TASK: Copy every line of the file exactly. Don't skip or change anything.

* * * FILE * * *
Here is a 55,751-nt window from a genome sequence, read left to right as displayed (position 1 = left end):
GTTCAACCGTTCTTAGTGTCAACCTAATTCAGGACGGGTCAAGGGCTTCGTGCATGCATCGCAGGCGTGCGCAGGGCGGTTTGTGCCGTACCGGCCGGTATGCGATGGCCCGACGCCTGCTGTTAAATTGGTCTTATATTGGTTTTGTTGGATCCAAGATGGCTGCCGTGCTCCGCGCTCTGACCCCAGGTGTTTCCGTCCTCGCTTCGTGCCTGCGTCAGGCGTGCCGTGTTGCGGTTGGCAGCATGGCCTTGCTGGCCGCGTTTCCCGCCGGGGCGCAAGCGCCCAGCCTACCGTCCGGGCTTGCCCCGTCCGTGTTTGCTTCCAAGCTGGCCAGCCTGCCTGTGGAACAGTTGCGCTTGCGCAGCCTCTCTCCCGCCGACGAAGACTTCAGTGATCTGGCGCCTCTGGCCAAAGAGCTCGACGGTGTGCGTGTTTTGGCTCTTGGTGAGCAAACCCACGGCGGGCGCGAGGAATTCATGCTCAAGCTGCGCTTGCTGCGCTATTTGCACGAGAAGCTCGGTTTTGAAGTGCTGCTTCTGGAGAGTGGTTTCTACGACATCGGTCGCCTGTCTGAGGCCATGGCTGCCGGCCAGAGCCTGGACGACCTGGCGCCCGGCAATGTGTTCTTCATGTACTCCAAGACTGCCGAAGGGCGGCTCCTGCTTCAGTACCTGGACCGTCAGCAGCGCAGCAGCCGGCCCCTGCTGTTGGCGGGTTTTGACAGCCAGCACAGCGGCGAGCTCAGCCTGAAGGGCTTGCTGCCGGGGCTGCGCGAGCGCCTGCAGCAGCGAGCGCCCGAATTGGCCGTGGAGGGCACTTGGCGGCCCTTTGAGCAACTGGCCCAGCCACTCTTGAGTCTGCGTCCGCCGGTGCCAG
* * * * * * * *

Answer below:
Here is a 55,751-nt window from a genome sequence, read left to right as displayed (position 1 = left end):
GTTCAACCGTTCTTAGTGTCAACCTAATTCAGGACGGGTCAAGGGCTTCGTGCATGCATCGCAGGCGTGCGCAGGGCGGTTTGTGCCGTACCGGCCGGTATGCGATGGCCCGACGCCTGCTGTTAAATTGGTCTTATATTGGTTTTGTTGGATCCAAGATGGCTGCCGTGCTCCGCGCTCTGACCCCAGGTGTTTCCGTCCTCGCTTCGTGCCTGCGTCAGGCGTGCCGTGTTGCGGTTGGCAGCATGGCCTTGCTGGCCGCGTTTCCCGCCGGGGCGCAAGCGCCCAGCCTACCGTCCGGGCTTGCCCCGTCCGTGTTTGCTTCCAAGCTGGCCAGCCTGCCTGTGGAACAGTTGCGCTTGCGCAGCCTCTCTCCCGCCGACGAAGACTTCAGTGATCTGGCGCCTCTGGCCAAAGAGCTCGACGGTGTGCGTGTTTTGGCTCTTGGTGAGCAAACCCACGGCGGGCGCGAGGAATTCATGCTCAAGCTGCGCTTGCTGCGCTATTTGCACGAGAAGCTCGGTTTTGAAGTGCTGCTTCTGGAGAGTGGTTTCTACGACATCGGTCGCCTGTCTGAGGCCATGGCTGCCGGCCAGAGCCTGGACGACCTGGCGCCCGGCAATGTGTTCTTCATGTACTCCAAGACTGCCGAAGGGCGGCTCCTGCTTCAGTACCTGGACCGTCAGCAGCGCAGCAGCCGGCCCCTGCTGTTGGCGGGTTTTGACAGCCAGCACAGCGGCGAGCTCAGCCTGAAGGGCTTGCTGCCGGGGCTGCGCGAGCGCCTGCAGCAGCGAGCGCCCGAATTGGCCGTGGAGGGCACTTGGCGGCCCTTTGAGCAACTGGCCCAGCCACTCTTGAGTCTGCGTCCGCCGGTGCCAG